The fear of missing diagnosis of neonatal sepsis is high. Therefore, prompt empirical antibiotic therapy based on risk-factor-driven decisions and clinical symptoms has been shown to reduce mortality in neonates [12]. The World Health Organization (WHO) has provided guidelines for the management of infection among infants in resource-poor settings [13]. These guidelines recommend hospitalization and administration of a combination of aminoglycoside and benzylpenicillin or ampicillin in infants (less than 2 months) with clinical symptoms indicative of infection for at least 7–10 days [13]. Although there have been previous studies on causative microorganisms of neonatal sepsis and their antibiotic susceptibility, there is a paucity of data at the Greater Accra Regional Hospital. Therefore, this study sought to obtain data on the bacteriological profile and antimicrobial susceptibility pattern of culture isolates from neonates with sepsis at the Greater Accra Regional Hospital, Ghana.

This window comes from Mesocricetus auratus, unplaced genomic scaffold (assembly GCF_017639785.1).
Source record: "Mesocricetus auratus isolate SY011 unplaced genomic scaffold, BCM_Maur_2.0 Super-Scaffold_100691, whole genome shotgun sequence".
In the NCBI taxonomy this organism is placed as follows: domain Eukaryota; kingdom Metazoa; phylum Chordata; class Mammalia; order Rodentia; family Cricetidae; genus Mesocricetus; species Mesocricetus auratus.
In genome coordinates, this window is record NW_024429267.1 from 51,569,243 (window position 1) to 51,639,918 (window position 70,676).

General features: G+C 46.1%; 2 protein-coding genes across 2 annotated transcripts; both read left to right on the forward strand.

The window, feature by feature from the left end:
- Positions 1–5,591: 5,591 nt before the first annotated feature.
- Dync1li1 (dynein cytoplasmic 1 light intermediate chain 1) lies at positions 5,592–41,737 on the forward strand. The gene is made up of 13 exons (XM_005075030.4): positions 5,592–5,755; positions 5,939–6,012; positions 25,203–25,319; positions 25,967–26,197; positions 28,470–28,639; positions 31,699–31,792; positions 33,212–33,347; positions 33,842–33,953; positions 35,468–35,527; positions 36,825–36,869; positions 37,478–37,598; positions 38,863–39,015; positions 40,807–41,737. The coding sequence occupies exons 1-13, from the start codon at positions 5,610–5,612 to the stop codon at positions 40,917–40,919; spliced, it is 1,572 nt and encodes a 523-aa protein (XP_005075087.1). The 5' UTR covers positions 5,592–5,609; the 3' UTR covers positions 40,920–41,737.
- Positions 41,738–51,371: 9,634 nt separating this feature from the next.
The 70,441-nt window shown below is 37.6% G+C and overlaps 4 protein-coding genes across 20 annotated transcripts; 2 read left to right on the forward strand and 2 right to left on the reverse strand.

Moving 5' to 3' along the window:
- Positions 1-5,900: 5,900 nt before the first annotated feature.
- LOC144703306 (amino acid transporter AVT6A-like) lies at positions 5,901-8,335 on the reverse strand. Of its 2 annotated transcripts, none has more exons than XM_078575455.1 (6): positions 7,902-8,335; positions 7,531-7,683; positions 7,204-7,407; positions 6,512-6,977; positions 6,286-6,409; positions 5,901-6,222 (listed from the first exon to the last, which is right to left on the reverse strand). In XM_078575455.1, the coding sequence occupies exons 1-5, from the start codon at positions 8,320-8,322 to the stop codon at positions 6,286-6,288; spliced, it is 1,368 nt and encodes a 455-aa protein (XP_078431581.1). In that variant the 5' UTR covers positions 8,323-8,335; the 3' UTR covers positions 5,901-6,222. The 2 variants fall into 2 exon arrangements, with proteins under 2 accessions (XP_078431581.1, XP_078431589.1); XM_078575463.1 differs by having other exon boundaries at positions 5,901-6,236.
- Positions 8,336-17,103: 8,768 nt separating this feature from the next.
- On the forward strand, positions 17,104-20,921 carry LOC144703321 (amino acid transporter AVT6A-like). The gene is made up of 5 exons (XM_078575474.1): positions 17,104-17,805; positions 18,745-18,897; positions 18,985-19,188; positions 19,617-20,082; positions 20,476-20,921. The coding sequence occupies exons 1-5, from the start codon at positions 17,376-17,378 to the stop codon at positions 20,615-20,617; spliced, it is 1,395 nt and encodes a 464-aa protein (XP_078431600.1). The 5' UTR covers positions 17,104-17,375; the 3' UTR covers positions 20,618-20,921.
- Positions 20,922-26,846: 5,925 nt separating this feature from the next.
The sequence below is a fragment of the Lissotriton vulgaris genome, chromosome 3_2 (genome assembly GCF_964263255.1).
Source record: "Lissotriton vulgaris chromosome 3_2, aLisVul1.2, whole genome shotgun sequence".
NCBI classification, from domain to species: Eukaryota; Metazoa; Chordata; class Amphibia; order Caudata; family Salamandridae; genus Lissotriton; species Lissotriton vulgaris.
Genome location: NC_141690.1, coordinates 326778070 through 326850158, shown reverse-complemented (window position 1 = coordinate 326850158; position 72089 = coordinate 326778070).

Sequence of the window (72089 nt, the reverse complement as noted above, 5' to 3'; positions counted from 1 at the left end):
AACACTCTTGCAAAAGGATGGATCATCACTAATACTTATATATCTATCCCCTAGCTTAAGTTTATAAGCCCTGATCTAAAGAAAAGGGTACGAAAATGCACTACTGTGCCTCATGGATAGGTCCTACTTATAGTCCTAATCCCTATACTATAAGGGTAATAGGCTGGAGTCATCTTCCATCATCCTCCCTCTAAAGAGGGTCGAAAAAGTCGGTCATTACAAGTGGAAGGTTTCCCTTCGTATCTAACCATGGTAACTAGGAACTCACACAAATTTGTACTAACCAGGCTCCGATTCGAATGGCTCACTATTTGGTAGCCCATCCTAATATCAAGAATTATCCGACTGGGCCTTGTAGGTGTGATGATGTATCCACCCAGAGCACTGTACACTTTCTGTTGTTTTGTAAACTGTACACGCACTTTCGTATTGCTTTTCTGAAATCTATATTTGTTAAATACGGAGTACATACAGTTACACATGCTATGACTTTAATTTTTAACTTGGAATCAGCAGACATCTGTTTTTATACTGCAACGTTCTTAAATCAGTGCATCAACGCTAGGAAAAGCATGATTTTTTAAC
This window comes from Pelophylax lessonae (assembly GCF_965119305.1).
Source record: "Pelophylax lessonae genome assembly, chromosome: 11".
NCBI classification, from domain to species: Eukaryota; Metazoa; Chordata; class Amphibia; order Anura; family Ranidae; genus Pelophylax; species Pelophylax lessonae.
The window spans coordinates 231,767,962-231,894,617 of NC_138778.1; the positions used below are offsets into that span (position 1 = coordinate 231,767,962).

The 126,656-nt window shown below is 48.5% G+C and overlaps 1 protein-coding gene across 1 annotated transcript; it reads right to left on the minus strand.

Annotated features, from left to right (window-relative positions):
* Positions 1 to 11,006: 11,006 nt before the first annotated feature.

2. Materials and Methods

2.1. Study Design

This was a retrospective study that analyzed data of blood culture and antibiotic sensitivity reports of neonates with suspected sepsis at the Greater Accra Regional Hospital, Ghana, from January 2018 to December 2019. Culture and antibiotic sensitivity reports were obtained from the Bacteriology Unit of the hospital.

2.2. Study Site

The study was conducted at the Greater Accra Regional Hospital (Accra, Ghana), one of the hospitals under the Ghana Health Service. The Greater Accra Regional Hospital, previously called Ridge Hospital, was established in 1928 by the British Colonial Government. The hospital received regional hospital status in 1997.

This hospital is located in Accra, the capital city of Ghana, under the Accra Metropolis of the Ghana Health Service. The Greater Accra Regional Hospital can be located on latitude 5.562679 and longitude -0.1989727. It is within the Osu Klottey submetropolitan.